After 22 years serving in the U.S. Army, Todd Schmidt has learned countless lessons about life and leadership.
But above anything else, he’s learned that no soldier works alone.
“It’s not the rank of the soldier that matters, it’s that all of the accomplishments and awards and all that goes into recognizing service members and their service to their country, it’s always a team effort,” he said. “There’s no such thing as strictly individual accomplishment; it’s all how individuals achieve their goals and objectives with the team around them.”
Schmidt, a Center Grove area native, credits all of the other mentors, officers and fellow soldiers who have served next to him for his success in his career. Currently a lieutenant colonel in the Army, he is being promoted to full colonel by the end of this year.
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The promotion has given him the opportunity to reflect on the core nature of military service.
“Any time an officer gets a promotion, it’s really something that’s accomplished as part of a team — soldiers who help make the soldier successful, the non-commissioned officers who mentored and helped develop the officer, his peers and superiors who helped guide him along the way,” he said. “The friendship, mentorship and guidance of 22 years worth of fellow soldiers is recognized in my promotion.”
Todd Schmidt joined ROTC while in college at Indiana University-Purdue University Indianapolis and has served as an officer on active duty ever since he graduated.
He has served multiple tours overseas, including in Afghanistan, Qatar and Kuwait. When Donald Rumsfeld was Secretary of Defense under President George W. Bush, Schmidt served in the Pentagon on his immediate staff.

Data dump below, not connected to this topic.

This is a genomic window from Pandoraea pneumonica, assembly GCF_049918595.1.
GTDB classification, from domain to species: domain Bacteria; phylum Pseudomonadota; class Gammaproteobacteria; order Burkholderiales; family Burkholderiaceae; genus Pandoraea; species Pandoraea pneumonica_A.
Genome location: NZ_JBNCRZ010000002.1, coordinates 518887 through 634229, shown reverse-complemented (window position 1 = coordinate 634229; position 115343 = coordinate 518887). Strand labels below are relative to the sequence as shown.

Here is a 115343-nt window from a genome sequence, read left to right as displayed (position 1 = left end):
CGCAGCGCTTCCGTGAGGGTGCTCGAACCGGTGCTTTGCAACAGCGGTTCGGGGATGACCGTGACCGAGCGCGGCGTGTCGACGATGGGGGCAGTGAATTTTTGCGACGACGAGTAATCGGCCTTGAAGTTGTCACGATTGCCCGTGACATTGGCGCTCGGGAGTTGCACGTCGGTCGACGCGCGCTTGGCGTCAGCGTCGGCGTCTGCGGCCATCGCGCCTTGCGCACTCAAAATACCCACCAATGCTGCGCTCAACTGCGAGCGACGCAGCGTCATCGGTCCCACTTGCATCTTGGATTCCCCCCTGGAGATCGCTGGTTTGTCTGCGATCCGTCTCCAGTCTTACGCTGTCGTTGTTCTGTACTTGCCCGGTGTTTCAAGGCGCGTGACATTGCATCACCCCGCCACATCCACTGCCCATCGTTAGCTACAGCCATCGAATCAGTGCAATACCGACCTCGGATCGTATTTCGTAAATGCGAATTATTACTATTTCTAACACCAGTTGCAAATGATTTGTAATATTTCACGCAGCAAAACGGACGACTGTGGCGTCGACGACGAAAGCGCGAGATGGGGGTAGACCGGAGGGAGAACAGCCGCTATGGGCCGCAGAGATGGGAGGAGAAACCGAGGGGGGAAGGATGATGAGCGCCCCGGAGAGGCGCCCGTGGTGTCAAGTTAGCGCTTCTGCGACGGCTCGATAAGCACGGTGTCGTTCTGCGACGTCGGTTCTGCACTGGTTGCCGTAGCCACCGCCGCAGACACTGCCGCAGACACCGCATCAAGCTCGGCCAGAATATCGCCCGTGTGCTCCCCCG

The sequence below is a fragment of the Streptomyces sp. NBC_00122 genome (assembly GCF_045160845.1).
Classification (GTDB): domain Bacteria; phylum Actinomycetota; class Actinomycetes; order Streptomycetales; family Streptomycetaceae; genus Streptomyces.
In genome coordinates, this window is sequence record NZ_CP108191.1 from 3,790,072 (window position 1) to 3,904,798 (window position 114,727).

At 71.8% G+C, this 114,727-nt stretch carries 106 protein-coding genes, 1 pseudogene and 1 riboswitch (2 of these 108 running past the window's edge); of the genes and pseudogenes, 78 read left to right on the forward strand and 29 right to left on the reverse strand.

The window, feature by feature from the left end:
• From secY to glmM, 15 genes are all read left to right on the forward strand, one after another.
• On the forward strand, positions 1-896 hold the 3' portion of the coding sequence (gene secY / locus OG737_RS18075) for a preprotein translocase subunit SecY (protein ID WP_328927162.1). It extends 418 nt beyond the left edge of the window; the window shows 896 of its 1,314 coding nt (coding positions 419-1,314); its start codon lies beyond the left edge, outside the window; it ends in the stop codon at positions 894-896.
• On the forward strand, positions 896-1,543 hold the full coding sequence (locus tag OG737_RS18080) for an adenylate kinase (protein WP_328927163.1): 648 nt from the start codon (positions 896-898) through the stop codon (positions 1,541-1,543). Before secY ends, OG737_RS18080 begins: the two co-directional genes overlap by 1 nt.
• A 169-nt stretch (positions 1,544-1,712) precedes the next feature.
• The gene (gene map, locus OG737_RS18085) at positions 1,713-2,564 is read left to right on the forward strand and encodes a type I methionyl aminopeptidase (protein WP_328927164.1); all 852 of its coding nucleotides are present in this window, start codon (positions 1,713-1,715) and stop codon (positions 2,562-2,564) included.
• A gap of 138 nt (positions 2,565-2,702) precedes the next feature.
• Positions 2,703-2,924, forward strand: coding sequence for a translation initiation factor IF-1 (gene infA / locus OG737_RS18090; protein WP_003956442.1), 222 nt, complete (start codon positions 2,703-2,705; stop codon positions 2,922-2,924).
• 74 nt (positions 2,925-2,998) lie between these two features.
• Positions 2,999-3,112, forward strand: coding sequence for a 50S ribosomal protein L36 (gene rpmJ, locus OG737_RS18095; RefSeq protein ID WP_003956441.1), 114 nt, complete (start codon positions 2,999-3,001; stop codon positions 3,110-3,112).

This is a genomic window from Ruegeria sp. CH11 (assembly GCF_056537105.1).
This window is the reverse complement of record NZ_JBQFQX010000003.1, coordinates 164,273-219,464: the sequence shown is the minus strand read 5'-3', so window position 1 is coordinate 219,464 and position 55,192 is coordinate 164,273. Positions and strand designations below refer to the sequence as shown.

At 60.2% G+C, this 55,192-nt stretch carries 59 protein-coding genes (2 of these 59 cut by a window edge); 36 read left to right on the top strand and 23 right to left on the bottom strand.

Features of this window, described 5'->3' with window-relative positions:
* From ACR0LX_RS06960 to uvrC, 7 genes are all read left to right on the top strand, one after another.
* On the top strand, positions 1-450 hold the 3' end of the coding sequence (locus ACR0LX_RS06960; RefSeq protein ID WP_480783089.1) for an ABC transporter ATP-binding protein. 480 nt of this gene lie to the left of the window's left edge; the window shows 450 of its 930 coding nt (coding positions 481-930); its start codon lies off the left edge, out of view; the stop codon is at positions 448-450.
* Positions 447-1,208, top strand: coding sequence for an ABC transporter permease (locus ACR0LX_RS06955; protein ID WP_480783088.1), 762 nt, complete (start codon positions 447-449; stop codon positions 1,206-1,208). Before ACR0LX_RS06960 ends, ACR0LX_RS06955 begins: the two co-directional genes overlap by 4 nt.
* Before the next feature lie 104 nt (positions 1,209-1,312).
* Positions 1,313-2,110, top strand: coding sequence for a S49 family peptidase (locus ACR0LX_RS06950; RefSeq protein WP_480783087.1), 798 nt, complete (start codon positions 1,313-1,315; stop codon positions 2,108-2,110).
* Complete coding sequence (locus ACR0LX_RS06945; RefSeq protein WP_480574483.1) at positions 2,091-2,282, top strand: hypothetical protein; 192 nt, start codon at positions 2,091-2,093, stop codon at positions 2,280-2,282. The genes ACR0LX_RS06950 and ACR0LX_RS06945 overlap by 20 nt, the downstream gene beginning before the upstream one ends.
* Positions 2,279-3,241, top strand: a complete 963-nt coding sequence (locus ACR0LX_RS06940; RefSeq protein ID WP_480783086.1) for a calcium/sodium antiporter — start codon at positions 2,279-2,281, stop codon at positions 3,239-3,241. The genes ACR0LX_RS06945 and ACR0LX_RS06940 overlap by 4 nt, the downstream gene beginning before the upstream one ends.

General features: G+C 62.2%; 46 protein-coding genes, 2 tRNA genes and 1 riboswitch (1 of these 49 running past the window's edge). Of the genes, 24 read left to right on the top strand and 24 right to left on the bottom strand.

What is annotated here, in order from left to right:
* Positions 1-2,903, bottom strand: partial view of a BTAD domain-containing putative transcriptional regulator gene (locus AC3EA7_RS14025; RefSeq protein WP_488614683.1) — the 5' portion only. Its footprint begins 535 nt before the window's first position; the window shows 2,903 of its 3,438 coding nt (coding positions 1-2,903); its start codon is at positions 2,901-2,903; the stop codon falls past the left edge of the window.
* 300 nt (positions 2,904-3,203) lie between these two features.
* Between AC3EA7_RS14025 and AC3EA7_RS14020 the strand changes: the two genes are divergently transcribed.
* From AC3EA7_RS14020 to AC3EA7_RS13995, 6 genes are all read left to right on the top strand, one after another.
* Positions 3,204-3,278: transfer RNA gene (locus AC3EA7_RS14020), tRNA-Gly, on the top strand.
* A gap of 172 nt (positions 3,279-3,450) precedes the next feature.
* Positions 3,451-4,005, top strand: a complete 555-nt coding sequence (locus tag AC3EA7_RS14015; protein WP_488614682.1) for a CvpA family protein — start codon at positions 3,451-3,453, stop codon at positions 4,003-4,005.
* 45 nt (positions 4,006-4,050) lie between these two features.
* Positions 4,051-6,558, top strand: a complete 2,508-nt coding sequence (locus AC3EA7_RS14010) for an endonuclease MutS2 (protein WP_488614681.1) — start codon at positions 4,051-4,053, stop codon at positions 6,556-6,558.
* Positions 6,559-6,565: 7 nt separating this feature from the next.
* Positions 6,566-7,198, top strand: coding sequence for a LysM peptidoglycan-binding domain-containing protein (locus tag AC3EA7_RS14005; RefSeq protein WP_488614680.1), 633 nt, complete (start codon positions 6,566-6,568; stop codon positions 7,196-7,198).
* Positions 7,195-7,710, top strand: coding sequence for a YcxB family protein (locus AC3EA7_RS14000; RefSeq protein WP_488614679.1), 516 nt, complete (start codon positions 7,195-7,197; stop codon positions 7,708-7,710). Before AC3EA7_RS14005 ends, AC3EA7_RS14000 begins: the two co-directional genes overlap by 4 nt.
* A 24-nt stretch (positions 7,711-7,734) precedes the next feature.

Up until May 2016, he was the commander of the 4th Battalion, 3rd Air Defense Artillery. Only about 10 percent of approximately 10,000 lieutenant colonels in the Army are given that opportunity.
He was in charge of about 550 soldiers at Fort Sill in Oklahoma. Under Schmidt’s watch, they were trained and deployed to the Middle East.
The different leadership opportunities have given him the chance to more fully realize what members of the military, not just the Army but all branches, contribute through their service.
“It’s given me tremendous perspective on what selfless service is, not on my part so much, but what I see in our soldiers,” he said. “For me to be able to work with them in positions of leadership has been a tremendous honor and privilege, and it’s something that’s kept me humble.”
While he was battalion commander, Schmidt was chosen to attend the U.S. Army War College, and that led him to the University of Kansas to complete his doctorate in political science.
“I’m hoping it means the Army sees that I still have the potential to serve and lead,” he said.
He is writing his dissertation on how communities of experts in government can influence information, discussion and policy development; how those communities can constrain elite decision makers, such as the president, Schmidt said.
“If you have too many experts in one area, it can weigh decisions in a way that can potentially be sub-optimal, and that can have ramifications and implications for national security,” he said. “I see more and more involvement of active-duty and veterans in government bureaucracy, and I’m curious what kind of implications come out of that.”
Schmidt also is being vetted and looked at for brigade command, the next level of command above battalion.
“It’s a really tough cut, so my family and I will just have our fingers crossed and see what happens. Regardless, I think I still have the energy and the potential to serve for 30 years,” he said.